Liberal preoccupation with failed health scheme placing front line care at risk
July 6, 2014
(Sackville, NS) NDP Health critic Dave Wilson says attempts by the Liberals to salvage their failed health merger scheme are just making a bad situation worse.
Wilson was commenting on Health Minister Leo Glavine’s appointment of an advisory panel to serve as a personal sounding board on District Health Authority (DHA) amalgamation. Glavine is also spending $45,000 to conduct focus groups and on-line surveys about the merger. These announcements came one week after Glavine admitted the Liberals “oversimplified” their health plan during the election and it would not reduce health administration spending as advertised.
“Right now the health minister is wasting a tremendous amount of resources on the Liberal scheme and he is not focused on what really matters – providing high quality health care,” said Wilson. “Minister Glavine should be working on adding more collaborative emergency centres and reducing wait times, instead he’s spending his days picking out new board room chairs and tables.”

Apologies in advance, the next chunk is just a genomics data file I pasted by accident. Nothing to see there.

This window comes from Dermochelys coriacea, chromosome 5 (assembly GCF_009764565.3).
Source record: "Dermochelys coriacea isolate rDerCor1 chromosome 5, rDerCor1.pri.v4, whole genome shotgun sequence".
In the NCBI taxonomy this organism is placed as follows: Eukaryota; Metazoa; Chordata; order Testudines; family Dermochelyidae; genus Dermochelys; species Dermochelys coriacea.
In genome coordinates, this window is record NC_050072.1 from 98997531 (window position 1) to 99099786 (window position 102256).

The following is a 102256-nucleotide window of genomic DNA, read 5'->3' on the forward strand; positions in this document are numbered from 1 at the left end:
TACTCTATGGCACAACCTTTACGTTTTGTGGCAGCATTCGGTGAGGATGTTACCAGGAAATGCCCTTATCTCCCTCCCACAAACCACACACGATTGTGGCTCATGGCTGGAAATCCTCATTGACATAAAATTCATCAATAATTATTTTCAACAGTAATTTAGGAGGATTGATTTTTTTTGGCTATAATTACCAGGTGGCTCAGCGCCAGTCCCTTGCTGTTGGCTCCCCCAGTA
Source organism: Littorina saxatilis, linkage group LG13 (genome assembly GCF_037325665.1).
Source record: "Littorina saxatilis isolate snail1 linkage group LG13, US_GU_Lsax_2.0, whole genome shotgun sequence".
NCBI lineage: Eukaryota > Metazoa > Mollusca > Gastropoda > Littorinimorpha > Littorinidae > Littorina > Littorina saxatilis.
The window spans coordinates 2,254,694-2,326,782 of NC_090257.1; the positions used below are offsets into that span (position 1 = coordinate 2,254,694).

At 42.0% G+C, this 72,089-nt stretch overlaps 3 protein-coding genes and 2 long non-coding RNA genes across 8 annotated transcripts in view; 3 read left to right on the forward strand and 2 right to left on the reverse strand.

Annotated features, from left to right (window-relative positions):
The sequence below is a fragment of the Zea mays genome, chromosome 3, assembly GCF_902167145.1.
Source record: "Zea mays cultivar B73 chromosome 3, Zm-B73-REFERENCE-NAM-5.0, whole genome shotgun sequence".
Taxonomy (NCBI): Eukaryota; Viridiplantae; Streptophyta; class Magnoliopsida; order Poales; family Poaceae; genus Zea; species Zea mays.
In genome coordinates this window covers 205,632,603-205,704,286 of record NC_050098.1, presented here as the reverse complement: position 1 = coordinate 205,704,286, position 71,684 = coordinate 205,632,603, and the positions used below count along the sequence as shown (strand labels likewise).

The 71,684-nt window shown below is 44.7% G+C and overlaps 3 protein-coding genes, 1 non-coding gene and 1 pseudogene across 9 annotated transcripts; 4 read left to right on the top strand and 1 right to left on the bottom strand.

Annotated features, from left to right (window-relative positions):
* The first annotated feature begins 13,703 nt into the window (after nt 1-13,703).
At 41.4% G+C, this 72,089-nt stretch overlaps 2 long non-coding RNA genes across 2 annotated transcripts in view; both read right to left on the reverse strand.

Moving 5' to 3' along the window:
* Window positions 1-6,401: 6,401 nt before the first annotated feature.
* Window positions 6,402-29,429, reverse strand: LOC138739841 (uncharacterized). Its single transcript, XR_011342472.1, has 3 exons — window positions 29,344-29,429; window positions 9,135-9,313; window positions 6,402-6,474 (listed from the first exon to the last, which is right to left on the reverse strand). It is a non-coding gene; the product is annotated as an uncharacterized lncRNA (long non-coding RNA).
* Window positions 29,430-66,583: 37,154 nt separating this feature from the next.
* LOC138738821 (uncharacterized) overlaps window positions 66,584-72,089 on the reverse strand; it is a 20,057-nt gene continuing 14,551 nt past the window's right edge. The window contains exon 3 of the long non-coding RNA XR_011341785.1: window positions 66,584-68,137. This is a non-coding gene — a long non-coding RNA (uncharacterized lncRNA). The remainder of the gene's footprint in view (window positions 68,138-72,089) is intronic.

Wilson also took issue with incorrect statements Premier Stephen McNeil made on Thursday, July 3, to justify the Liberal scheme. McNeil told to News 95.7 host Rick Howe that Nova Scotians are restricted in where they can obtain care within the province stating, “because you live in a particular district it should not prevent you from acquiring health care in another part of our province.” But currently, as the Department of Health and Wellness web site states, Nova Scotians are free to access care in any part of the province regardless of where they live.
“I’d like to know why the Premier is using inaccurate claims to try and justify a plan that has nothing to do with front line care,” said Wilson. “When it comes to health care, Nova Scotians expect honest answers from the Premier, not bad rhetoric.”
Documents obtained by the NDP in April show the Liberal Health merger plan will increase administrative cost at the expense of front line care in the transition year and for “years” after that. In Alberta a similar plan to amalgamate district health authorities cost close to $100 million.